Cornell University Hospital for Animals


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Vision for the future

When cancer first emerged to threaten her sight, Mariclare didn’t like people. The huge Belgian horse spent her first 12 years in an abusive situation, severely confined and destined for slaughter.

She escaped that fate when she was bought by Susan Wagner, president of Equine Advocates Rescue and Sanctuary, embarking on a new life at the group’s sanctuary near Chatham, N.Y.

“At first Mariclare was very difficult,” said Wagner. “She hated being handled. She was afraid of everything and everyone.”

But in 2007, Wagner got close enough to notice something wrong with her left eye. Her local veterinarian suspected squamous cell carcinoma (SCC), a kind of malignant tumor common in Belgians. Wagner began treating Mariclare at home with mitomycin, an anti-tumor ointment. At first the growth shrank, but later started rapidly expanding. So Wagner drove the struggling 1600-lb horse to the Cornell University Hospital for Animals for surgical treatment.

“She was terrified and her left eye looked dreadful,” said Dr. Nita Irby, large-animal ophthalmologist. “We found two large masses so extensive they couldn’t be removed without losing the eye.”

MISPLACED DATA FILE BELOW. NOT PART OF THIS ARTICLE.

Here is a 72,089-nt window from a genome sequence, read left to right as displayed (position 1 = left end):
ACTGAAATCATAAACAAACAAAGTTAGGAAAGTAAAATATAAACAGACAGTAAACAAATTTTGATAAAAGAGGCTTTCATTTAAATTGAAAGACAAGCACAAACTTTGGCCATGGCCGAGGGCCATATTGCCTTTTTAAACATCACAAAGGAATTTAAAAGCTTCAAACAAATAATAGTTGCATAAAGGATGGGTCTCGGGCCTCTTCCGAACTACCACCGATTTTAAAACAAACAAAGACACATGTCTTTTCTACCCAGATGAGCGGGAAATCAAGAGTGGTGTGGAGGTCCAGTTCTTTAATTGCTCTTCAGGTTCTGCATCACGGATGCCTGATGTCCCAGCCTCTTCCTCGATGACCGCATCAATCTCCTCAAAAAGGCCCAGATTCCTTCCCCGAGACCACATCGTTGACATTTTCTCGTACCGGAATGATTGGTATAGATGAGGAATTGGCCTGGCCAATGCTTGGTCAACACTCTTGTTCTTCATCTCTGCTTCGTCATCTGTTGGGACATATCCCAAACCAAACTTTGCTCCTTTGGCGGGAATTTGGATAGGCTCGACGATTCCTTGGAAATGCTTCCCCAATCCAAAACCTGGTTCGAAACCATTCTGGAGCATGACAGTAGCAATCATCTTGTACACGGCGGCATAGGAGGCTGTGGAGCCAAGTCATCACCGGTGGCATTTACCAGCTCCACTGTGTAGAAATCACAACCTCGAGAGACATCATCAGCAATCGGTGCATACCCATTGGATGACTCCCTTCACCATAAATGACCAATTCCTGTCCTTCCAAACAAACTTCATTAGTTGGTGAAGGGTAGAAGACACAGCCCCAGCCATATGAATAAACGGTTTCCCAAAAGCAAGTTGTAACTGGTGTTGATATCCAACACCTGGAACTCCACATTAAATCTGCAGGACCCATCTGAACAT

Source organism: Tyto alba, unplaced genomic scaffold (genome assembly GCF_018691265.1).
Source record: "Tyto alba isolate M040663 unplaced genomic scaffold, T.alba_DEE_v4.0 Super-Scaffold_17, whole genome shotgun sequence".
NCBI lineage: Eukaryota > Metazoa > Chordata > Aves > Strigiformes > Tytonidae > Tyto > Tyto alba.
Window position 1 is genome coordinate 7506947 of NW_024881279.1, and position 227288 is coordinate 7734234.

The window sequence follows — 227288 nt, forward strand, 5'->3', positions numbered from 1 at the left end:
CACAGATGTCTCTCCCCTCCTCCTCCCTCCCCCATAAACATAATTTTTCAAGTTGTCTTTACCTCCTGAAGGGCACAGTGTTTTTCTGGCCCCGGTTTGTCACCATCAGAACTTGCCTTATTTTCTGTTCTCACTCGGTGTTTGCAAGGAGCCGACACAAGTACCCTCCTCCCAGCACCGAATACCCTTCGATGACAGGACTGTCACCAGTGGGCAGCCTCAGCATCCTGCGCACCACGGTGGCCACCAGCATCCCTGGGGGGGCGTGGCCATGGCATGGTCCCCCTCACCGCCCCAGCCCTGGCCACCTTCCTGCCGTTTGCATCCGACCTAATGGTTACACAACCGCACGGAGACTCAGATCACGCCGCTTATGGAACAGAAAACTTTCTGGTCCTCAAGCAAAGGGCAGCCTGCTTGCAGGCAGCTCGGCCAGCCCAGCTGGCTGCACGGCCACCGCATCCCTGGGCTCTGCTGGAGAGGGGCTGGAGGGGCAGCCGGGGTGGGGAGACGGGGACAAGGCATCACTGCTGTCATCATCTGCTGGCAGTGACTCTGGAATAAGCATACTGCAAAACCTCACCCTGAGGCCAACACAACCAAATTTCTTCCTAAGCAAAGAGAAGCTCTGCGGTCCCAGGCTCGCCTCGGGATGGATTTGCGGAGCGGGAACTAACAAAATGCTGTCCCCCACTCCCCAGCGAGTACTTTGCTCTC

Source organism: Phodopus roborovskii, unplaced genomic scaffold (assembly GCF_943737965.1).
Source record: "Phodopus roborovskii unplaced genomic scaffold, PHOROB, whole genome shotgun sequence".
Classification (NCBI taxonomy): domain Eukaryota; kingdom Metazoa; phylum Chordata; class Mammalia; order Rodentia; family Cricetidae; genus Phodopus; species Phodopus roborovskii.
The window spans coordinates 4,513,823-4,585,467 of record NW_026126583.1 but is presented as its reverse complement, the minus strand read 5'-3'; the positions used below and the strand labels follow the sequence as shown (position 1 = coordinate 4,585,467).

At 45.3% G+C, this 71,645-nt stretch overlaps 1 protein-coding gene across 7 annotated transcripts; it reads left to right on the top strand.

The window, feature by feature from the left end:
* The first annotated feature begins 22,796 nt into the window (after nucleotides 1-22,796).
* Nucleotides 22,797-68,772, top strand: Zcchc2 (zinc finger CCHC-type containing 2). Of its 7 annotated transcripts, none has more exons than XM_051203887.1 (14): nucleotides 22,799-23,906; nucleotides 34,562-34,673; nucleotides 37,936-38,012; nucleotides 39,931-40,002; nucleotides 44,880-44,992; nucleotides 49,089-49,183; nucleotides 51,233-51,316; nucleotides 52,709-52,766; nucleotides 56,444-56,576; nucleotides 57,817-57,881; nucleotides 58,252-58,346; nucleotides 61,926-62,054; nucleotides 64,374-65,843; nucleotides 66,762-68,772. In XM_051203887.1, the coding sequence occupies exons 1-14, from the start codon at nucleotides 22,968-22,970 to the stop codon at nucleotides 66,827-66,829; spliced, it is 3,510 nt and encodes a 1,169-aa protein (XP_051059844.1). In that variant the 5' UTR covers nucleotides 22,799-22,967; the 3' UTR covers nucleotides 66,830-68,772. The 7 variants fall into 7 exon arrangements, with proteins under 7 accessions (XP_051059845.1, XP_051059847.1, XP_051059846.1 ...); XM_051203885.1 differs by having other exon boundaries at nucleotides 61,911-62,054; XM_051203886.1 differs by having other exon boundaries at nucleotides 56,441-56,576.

Mariclare’s situation darkened further when Dr. Irby found more suspicious areas in her right eye. One raised cauliflower-like growth looked like particularly like another SCC tumor. With all cards stacked against Mariclare’s sight, Dr. Irby’s team came up with a plan to remove her left eye after using a mask to adapt her to loss of vision on that side. Meanwhile, they would save her right eye right away through surgery and strontium-90 radiation therapy, using a radioactive probe to apply large doses of radiation.

“Radiation requires general anesthesia, a risky procedure in very large animals like Mariclare,” said Dr. Irby. “We tried to choreograph everything to minimize the time she’d be under.”

After careful anesthesia, a thorough exam revealed another tumor in her right eye. They conducted a CT (computed tomography) scan to confirm that no tumors were invading the bone or the lymph nodes in her head. Next they performed specialized surgeries to remove the right eye’s tumors. Biopsies confirmed all the tumors were SCC.

But radiation had to wait until the surgery on the left eye because Mariclare’s blood pressure began dropping. Woken to be safe, she went home to recover. There Wagner helped her acclimate to being blind on the left side with the impending loss of that eye by maintaining in place an eye mask Dr. Irby prescribed. She soon returned to Cornell, where the team successfully removed her left eye and radiated the right.

Rechecking Mariclare’s eye every six months, Dr. Irby found, removed, and irradiated a new small mass in 2010. Today, five and one half years later, Mariclare is cancer-free, able to see, and more at peace with people.

“I think the world of Dr. Irby,” said Wagner. “She did what was right, what she felt Mariclare needed, and it worked. Since meeting her Mariclare has changed. She approaches me in the field. When we pull a truck up to bring her to bring her for a checkup she gets right on. It’s a total turnaround.”

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